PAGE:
* ''Literature/BattleRoyale'' plays with this by trying to fool the readers in regards to Shinji Mimura. While the book starts off with Shuya as its POV character, Shinji Mimura gets made much of by several characters. Shinji does things early on that make it clear that he's cunning, and characters mention him to be the one that will think up a plan to have the class escape the game safe and sound. He even has quite a background to his character, especially with his [[CoolUncle uncle]] that taught him all sorts of things, and part of the book focusing on his plan to bomb the school. [[spoiler:Shinji dies during the middle of the game, and while his death is made out to be one of the hardest hitting for most students, it becomes clear that the main protagonist was always Shuya.]]
* ''Literature/BraveNewWorld'' features perhaps one of the most iconic examples of this: we are initially led to believe the protagonist of the story is Bernard Marx, as the novel focuses on him being a misfit in the World State and his questioning of its ideals. Then, as soon as Bernard and Lenina arrive at the Savage reservation, we are introduced to John the Savage and the novel focuses more and more on John while Bernard fades into the background.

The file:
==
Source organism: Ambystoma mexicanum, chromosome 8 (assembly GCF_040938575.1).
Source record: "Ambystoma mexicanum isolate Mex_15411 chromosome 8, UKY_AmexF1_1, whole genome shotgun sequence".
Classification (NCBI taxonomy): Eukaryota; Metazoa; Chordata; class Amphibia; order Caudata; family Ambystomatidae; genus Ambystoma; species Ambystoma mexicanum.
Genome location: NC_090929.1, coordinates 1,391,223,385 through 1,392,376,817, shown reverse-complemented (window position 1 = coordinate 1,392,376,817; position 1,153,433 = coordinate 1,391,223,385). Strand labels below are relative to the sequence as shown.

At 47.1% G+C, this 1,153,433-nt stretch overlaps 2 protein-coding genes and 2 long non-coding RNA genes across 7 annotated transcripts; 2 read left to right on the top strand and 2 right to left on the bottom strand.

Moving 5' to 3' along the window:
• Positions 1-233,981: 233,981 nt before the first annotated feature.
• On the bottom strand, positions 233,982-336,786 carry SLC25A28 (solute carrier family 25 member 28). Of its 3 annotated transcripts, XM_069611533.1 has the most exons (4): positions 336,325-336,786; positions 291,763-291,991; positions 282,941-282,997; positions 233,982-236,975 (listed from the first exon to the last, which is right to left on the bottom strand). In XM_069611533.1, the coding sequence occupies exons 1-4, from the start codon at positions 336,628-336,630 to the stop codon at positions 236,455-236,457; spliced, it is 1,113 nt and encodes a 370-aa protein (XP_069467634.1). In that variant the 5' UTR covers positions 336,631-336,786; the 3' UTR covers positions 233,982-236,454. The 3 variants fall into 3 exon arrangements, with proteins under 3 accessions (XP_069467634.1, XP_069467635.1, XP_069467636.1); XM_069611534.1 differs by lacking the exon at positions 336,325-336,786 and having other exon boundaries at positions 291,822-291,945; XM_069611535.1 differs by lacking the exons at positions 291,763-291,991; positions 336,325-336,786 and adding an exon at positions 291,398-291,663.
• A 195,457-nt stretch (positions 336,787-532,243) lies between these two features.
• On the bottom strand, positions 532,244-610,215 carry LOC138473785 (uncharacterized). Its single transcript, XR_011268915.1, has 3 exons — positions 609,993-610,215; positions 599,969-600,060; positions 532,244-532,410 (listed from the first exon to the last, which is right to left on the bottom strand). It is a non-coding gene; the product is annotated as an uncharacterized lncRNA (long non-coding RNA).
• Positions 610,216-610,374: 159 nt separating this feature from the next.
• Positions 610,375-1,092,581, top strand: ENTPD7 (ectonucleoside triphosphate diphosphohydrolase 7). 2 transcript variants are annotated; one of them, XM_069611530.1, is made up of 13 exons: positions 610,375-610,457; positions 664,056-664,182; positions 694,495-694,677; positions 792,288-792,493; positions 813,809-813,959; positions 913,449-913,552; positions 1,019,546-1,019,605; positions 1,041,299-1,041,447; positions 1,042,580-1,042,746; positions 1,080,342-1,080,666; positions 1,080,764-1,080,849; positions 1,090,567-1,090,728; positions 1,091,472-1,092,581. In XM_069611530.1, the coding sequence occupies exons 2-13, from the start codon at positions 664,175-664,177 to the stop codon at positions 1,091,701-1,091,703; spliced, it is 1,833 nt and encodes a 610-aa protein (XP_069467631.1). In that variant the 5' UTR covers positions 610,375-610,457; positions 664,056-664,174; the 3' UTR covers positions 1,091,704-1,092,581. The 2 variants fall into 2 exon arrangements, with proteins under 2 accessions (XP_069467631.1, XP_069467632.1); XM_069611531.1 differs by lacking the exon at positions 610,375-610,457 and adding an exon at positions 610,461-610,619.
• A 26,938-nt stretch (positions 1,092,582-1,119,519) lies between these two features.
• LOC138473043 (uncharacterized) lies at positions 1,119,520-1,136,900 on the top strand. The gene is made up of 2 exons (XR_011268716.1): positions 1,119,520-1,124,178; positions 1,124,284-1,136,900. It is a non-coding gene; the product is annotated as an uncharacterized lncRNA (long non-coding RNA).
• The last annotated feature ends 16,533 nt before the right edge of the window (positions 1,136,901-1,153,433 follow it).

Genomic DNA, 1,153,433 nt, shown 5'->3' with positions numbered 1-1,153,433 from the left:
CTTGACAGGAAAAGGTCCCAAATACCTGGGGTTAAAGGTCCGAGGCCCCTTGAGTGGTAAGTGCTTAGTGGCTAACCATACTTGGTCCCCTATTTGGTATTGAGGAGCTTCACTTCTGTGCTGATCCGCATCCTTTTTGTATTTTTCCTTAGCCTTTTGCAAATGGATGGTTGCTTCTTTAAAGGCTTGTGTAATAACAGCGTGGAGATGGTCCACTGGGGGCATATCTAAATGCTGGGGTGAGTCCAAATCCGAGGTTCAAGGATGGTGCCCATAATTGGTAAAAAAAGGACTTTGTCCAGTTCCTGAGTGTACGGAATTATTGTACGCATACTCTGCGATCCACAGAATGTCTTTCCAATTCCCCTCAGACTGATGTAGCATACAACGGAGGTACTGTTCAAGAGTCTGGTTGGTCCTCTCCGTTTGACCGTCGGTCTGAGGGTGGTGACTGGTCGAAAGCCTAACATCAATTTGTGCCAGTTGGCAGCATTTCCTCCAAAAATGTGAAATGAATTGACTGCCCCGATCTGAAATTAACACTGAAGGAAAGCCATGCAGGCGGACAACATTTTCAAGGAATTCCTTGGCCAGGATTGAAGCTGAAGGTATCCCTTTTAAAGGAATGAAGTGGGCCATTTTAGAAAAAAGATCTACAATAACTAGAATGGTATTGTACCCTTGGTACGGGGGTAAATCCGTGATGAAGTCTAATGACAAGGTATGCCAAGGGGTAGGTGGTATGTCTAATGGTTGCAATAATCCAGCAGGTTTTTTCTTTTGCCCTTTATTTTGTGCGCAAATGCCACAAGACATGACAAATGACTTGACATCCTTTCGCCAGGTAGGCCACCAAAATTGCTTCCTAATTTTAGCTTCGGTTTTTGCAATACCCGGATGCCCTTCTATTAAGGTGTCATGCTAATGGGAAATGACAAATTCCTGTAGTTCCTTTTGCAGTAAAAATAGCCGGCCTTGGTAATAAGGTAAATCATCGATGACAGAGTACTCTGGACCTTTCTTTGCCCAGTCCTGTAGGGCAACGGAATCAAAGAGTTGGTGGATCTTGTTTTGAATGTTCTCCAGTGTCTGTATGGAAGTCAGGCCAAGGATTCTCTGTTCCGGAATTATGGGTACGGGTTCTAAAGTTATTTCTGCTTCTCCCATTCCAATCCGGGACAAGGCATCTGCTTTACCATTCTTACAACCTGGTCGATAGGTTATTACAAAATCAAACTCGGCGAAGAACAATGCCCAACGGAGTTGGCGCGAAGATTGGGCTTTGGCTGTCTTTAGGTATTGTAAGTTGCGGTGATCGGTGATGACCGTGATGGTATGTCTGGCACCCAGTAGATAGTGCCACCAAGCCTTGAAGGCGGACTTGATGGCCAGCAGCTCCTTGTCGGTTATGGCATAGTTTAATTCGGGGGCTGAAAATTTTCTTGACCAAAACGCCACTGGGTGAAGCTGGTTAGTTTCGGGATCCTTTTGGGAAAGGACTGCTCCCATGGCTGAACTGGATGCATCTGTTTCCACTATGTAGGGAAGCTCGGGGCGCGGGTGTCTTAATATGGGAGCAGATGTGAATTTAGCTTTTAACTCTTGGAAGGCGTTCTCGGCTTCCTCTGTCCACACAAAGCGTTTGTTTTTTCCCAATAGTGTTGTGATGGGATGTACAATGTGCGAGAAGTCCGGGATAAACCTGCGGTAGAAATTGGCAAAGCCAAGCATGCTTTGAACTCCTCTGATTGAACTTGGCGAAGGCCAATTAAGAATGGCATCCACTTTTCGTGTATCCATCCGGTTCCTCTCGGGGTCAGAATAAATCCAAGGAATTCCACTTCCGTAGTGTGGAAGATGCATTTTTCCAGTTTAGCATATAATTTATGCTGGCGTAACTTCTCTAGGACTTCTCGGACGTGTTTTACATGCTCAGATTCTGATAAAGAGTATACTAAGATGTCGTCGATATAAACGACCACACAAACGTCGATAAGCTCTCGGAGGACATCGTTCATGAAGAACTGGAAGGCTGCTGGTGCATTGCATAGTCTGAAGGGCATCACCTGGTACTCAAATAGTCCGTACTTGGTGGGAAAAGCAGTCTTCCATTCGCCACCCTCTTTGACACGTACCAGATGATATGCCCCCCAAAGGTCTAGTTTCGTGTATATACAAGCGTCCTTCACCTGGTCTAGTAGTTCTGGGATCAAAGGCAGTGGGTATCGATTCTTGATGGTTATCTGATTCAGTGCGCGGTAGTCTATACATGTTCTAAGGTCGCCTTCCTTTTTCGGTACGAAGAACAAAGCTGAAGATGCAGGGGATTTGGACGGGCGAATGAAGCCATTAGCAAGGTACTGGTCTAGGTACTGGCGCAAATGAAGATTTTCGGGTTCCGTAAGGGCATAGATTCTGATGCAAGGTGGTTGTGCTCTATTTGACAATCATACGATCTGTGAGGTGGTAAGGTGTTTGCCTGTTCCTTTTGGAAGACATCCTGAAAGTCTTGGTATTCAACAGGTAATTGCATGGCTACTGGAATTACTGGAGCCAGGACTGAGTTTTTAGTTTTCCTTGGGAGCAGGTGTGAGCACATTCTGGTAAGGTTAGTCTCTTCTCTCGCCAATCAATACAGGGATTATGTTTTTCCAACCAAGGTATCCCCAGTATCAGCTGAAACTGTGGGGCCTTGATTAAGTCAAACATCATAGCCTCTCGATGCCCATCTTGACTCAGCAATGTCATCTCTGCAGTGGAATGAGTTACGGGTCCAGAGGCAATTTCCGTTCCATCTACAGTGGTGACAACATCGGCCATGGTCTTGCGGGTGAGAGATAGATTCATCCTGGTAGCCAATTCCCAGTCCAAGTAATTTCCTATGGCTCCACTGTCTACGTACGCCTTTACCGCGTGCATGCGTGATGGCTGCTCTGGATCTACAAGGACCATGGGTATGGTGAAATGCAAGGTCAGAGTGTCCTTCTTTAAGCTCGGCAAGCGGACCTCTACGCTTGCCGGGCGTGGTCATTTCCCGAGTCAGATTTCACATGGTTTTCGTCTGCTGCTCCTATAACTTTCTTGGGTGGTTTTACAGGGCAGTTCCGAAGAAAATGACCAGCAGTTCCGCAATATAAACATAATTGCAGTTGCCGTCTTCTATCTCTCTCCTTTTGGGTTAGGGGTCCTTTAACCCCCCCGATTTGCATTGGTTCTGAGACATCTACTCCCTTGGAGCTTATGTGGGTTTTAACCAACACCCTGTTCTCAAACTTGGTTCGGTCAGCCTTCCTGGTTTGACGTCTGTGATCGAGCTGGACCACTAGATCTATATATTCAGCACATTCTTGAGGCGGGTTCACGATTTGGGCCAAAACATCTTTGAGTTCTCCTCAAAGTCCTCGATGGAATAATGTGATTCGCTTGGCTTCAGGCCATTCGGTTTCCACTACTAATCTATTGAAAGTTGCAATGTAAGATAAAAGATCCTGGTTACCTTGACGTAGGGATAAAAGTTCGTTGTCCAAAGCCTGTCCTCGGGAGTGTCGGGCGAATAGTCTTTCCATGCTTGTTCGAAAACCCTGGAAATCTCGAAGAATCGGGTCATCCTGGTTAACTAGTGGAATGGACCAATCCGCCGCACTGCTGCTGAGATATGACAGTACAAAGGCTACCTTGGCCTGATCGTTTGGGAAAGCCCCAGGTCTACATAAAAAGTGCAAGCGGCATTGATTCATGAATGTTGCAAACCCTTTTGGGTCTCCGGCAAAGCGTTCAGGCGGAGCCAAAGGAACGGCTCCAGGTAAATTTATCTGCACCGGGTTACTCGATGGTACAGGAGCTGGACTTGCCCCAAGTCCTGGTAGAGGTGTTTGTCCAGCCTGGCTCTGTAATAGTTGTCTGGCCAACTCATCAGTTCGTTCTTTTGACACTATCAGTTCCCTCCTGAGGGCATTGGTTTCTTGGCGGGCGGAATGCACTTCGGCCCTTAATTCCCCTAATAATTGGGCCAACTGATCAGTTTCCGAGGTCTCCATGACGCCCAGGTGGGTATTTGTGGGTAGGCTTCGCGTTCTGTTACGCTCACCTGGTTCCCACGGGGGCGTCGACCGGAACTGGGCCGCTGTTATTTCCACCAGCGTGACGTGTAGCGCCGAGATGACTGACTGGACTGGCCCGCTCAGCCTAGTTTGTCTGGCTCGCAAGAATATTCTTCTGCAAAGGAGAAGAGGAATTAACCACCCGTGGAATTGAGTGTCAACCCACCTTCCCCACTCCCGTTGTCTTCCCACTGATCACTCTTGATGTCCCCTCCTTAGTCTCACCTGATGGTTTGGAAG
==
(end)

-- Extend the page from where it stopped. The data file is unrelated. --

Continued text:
* Creator/OrsonScottCard uses this at least a couple of times.
** In ''Xenocide'', Qing-jao is the focus of the storyline on Path. She doesn't die, [[spoiler: (she does have her OCD/godspoken-ness taken away though)]] but she's very handily displaced by Wang-mu towards the end of the book, and though Wang-mu appears as a main character in ''Children of the Mind'', Qing-jao does not.
** In ''Empire'', we meet Reuben Malich, who is basically the hero of the whole book [[spoiler: except he gets unceremoniously shot in the face about two-thirds the way through, and Cole has to finish his work.]] Bonus points for the paperback version of Empire because it happens ''right'' before a page turn.